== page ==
Monthly Archives: July 2012


One interesting trait that I notice a lot of people with Aspergers show is perfectionism. The perfectionism usually goes right along with one of the Aspie’s main “passions” – if the Aspie is interested in doing something, it MUST be done perfectly, otherwise what’s the point in doing it? Note that this is not the same as OCD, although Aspies can show that as well. No, this isn’t excessive handwashing or hyper-organization I’m talking about. It’s the overwhelming need to NOT BE WRONG.

My daughter is having so much trouble with this right now. She has been absolutely tearing through her home school assignments. She’s learning stuff so quickly that she’s now getting deep into Grade 2 assignments even though she is only 7. As she comes across subjects that are more complex, it’s natural for her not to have all the answers right away.

Try telling her this.

When she doesn’t know the answer to a question, she does everything she can to avoid making an incorrect guess. She will whine, cry, overdramatize… ANYTHING to avoind giving a wrong answer. Even after I tell her to take a guess and that being wrong is okay, she still won’t give in. She has had full on, hour long tantrums simply because she could not spell the word “bounce.”

Although my reactions aren’t as extreme, I definitely have a perfectionism issue as well. While it’s an asset professionally (I work in a place that pretty much demands perfectionism), it is a drain on my psyche socially. My perfectionism manifests itself as a fear of looking stupid in front of people by doing something “wrong.” That’s why I’m constantly second guessing my behavior, which accounts for a great deal of my social awkwardness and anxiety.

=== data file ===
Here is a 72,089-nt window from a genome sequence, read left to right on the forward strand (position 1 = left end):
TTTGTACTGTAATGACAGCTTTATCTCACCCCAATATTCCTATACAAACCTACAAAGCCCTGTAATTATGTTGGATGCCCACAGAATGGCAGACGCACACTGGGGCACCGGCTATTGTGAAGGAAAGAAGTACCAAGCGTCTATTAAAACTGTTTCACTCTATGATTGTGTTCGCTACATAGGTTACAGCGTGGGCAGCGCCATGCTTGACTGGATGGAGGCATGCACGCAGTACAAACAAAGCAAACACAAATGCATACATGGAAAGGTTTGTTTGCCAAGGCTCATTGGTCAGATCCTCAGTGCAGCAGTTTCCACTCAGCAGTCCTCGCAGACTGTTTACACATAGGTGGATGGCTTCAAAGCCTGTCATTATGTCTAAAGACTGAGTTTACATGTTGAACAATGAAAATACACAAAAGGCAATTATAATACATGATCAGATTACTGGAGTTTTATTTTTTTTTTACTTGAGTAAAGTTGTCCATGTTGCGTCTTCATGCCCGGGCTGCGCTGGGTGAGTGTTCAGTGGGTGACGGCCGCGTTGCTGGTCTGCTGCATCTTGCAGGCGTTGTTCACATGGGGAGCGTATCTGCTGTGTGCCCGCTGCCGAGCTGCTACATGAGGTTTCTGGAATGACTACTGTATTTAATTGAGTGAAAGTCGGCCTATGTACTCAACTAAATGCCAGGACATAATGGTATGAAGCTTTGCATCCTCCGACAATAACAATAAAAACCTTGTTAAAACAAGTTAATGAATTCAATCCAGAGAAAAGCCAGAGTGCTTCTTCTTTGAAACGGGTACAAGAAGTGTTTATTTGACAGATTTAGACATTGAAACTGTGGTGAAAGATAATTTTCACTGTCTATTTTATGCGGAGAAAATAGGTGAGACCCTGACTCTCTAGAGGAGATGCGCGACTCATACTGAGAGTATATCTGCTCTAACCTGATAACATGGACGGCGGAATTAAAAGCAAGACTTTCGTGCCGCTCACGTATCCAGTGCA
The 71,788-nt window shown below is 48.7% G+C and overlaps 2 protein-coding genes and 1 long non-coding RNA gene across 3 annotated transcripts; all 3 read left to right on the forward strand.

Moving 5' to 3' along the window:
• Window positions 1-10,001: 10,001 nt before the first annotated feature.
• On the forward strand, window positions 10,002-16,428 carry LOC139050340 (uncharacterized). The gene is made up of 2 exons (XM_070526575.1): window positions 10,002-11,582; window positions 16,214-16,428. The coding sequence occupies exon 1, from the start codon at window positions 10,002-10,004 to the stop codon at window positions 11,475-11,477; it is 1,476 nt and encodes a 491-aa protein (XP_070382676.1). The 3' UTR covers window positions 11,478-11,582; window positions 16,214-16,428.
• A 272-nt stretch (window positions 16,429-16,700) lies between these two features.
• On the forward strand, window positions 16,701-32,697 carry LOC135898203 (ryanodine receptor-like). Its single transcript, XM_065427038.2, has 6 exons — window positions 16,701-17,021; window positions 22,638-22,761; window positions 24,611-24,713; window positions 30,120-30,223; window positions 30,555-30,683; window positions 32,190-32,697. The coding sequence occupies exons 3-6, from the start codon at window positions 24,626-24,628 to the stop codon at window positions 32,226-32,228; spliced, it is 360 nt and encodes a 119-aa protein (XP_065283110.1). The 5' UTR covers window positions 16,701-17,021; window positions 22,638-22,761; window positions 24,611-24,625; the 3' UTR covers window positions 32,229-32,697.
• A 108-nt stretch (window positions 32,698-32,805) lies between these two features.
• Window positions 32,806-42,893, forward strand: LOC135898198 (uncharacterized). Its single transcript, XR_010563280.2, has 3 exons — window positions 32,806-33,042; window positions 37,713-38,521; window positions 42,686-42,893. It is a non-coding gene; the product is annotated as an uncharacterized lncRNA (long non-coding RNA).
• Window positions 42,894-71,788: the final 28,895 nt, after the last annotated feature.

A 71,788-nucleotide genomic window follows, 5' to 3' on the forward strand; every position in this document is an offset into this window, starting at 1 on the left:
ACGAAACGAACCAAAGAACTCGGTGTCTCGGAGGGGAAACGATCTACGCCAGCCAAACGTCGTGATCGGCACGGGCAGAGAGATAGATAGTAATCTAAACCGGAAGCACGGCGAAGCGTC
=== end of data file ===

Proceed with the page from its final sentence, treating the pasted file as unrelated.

The good thing is I have learned to cope with my perfectionism to a degree. I’ve learned that being perfect is pretty much impossible, and that my best effort is all I should be looking for. If I’m wrong, so be it, as long as I tried my hardest to do the right thing. In essence: the best I can do is the best I can do.

Now if I can just get my daughter to believe that bullshit.

Get Smart

There’s been debate over whether or not people with Aspergers have higher IQs or are generally smarter than the average population. I’m not going to debate that too much, nor am I going to debate what exactly “being smart” means (knowledge vs. intelligence, etc.). I will say that most Aspies often have an abundance of talent in one or two specific areas. Sometimes, the area that benefits is brain power.

I fancy myself a pretty smart guy. School was a breeze for me, I’m really good at my job and know a lot about it, and I sometimes scare my wife with how many answers I get right on Jeopardy. I’ve wondered: am I smart because of my Aspergers, or in spite of?

As always, I have a theory.

People with Aspergers don’t have a strong sensory filter; it can sometimes be impossible for an Aspie to block out stimuli. Because of this, the Aspie brain is forced to process incoming information at much higher speeds simply to avoid a sensory meltdown (parents of Aspies know that sometimes the incoming stimuli is so overwhelming, these meltdowns can be absolutely unavoidable). It’s this adaptation that gives Aspies the ability to process knowledge faster than a neurotypical brain can. They catch on faster. It’s easier to “get” it.
Whether or not this ability is used to the fullest advantage differs on a case by case basis – not every Aspie is guaranteed to be a genius. It takes hard work to realize this potential.

I also think Aspies are primed for intellectual greatness because people with Aspergers tend to focus their attention on hard facts. The greatest thing in the world to an Aspie is a question with a definite correct answer. Actually, the greatest thing is knowing the correct answer. Subjects with “gray area” responses – such as social situations and debates – can either be annoying or downright scary to an Aspie. Incoming information from these subjects can often be conflicting and contradictory – there is often no “right” answer. Aspies are are more comfortable with asbolute answers than relative ones.

So don’t always think that just because a person with Aspergers seems smarter than you, that means he is. He may know the “right” answers, but he doesn’t have all the answers.